Leanne Hill, 27, Park Ridge South, Qld
I'll never forget the look on my husband's face as I walked down the aisle. Although he rarely showed emotion, Ricki, then 27, had tears trickling down his cheeks. 'You look beautiful,' he smiled when I reached him. Could life get any better?
I'd first met Ricki at the local pub five years ago. He'd just moved here from New Zealand and I could tell instantly he was a kind and genuine guy. Having relocated from the UK four years earlier myself, we became friends. A few months later, Ricki asked me out and after that we were inseparable. No-one was surprised when, four years later, we decided to tie the knot.
Our loved ones flew in from all over the world to celebrate with us and I felt like the luckiest woman on the planet. We moved into a granny flat at the back of my parents Michelle and Eddie's house to save for a place of our own. Ricki and I had plans to buy our dream home and start a family. Then two months later, I was thrilled to discover I was pregnant. I knew Ricki would make an incredible father.
At the 19-week scan, we found out we were expecting a girl. Ricki proudly got to work, building a cot and change table for our little princess. In May this year, I was 38 weeks pregnant when I called my husband on my lunch break at work. He was getting ready for his night shift at a meat-processing factory. 'I'll do a bit of housework before I go,' he said. He'd been such a great help while I was pregnant, vacuuming and doing loads of washing. 'I love you,' I said before hanging up.
I knew he'd text me again on his way to work. But strangely, by 3pm I hadn't heard from him. Worried he'd dozed off, I gave him a call. No answer. Knowing Dad would be getting home shortly, I phoned him. 'Can you check on Ricki?' I asked. 'I think he's fallen asleep.'Minutes later, he called back in a panic. 'Ricki's lips are blue and he's unresponsive,' he panted while performing CPR. 'Phone the ambulance!'
My stomach lurched as I heard the horrifying words. My mind whirled. Ricki had sounded fine on the phone three hours earlier. How could this have happened? Fingers frantically shaking, I dialled Triple-0 and told them what little I knew. Then, clutching my swollen tummy, I raced to the car. The traffic was horrendous and with each passing minute panic rose in my chest. Was my husband going to be okay?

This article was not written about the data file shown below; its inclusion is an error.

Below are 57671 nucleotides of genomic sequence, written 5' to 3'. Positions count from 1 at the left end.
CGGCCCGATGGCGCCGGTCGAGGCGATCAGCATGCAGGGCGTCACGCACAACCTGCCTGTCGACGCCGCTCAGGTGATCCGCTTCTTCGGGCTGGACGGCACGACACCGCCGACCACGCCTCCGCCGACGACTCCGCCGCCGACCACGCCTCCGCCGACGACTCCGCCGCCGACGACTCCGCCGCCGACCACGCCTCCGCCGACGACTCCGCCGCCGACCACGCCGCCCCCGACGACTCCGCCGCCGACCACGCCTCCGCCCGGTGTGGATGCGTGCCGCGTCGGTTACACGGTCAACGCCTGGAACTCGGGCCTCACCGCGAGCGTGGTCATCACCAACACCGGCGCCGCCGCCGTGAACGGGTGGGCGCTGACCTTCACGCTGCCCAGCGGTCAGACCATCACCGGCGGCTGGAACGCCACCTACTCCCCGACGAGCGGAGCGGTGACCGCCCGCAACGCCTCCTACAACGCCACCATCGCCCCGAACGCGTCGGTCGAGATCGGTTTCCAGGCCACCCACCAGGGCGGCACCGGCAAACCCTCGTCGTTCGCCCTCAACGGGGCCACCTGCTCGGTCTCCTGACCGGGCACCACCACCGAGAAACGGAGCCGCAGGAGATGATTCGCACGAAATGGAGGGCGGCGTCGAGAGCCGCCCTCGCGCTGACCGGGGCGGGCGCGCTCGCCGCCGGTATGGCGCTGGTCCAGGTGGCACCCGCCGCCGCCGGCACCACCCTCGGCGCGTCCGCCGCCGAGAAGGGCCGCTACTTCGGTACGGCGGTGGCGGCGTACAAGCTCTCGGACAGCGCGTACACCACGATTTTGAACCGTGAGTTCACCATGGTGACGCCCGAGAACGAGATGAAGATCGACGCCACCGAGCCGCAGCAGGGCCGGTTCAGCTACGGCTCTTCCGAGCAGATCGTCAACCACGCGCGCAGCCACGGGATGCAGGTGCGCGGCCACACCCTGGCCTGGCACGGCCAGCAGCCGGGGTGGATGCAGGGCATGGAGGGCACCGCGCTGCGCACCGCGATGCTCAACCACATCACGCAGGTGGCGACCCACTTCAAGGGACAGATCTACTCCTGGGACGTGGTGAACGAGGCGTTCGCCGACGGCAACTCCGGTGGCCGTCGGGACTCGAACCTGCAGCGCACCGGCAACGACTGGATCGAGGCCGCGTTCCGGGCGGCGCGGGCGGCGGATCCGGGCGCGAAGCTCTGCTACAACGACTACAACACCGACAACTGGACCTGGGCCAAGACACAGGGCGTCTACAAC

On reaching the driveway, I saw the house surrounded by emergency services. Before I could go inside, a police officer approached. 'I'm so sorry,' he said. 'Ricki is deceased.' His words knocked the air from my lungs. No! Ricki was so strong and full of life. It couldn't be true. I listened in horror as police explained he'd been electrocuted while using the vacuum cleaner.
Investigations were ongoing but they believed it was plugged in and turned on at the wall when Ricki pulled off the nozzle attachment and touched a live part of the machine. The shock had killed him instantly. While they took the vacuum away for further testing, they concluded it was a just a freak accident.
Mum and Dad did their best to comfort me in the days that followed, but nothing could ease my pain. 'He can't be gone,' I wailed. 'I need him. Our baby needs him.' It was meant to be the happiest time of our lives. But instead of planning our family's future, I was organising my husband's funeral.
My GP was devastated when I told him what had happened. While I'd hoped for a natural birth, he warned me it would be incredibly difficult for me. There was also a risk I'd go into labour at Ricki's funeral. So six days after losing Ricki, I was preparing for the caesarean birth of the baby who would never meet her daddy. I felt he was watching over me as I gripped Mum's hand in the delivery suite.
Then suddenly I heard a loud cry. Catching my first glimpse of our precious girl, I felt I could burst with love. Her little frown was the spitting image of Ricki's. Naming her Maisie Ricki in honour of her father, there was finally some happiness amid the darkness. Four days later, with the heaviest of hearts, I took Maisie to Ricki's funeral. She was dressed in a tiny All Blacks jersey, a tribute to her dad's favourite rugby team.
Hundreds of people came to farewell my incredible husband, but at home reality set in. Ricki was really gone. I had no income and didn't qualify for benefits because I wasn't yet an Australian citizen. Weeks later, still reeling with grief, I received a call from Sally at the Changing Lives Project. 'We want to help,' she said, explaining the non-profit charity was raising funds for our future.
Before I knew it, complete strangers were donating money and organising a fundraising ball. I was incredibly touched. Five months on, not a minute goes by that I don't miss Ricki. Some days I barely manage to get out of bed, but Maisie's gorgeous smile keeps me going.
She deserves a happy mummy and I'm amazed how much she grows each day. To call someone perfect is a huge statement, but Ricki was exactly that to me. I couldn't have wished for a better husband, friend or father for my precious baby girl. While I'll never fully recover from losing him, I take comfort that I can teach our beautiful daughter all about her daddy. Ricki was truly my soulmate and I'll make sure he's never forgotten.
To show your support, visit www.chuffed.org/project/leanne-and-maisie
This story first appeared in that's life! Issue 44, 2015 cover date 3rd November, 2015.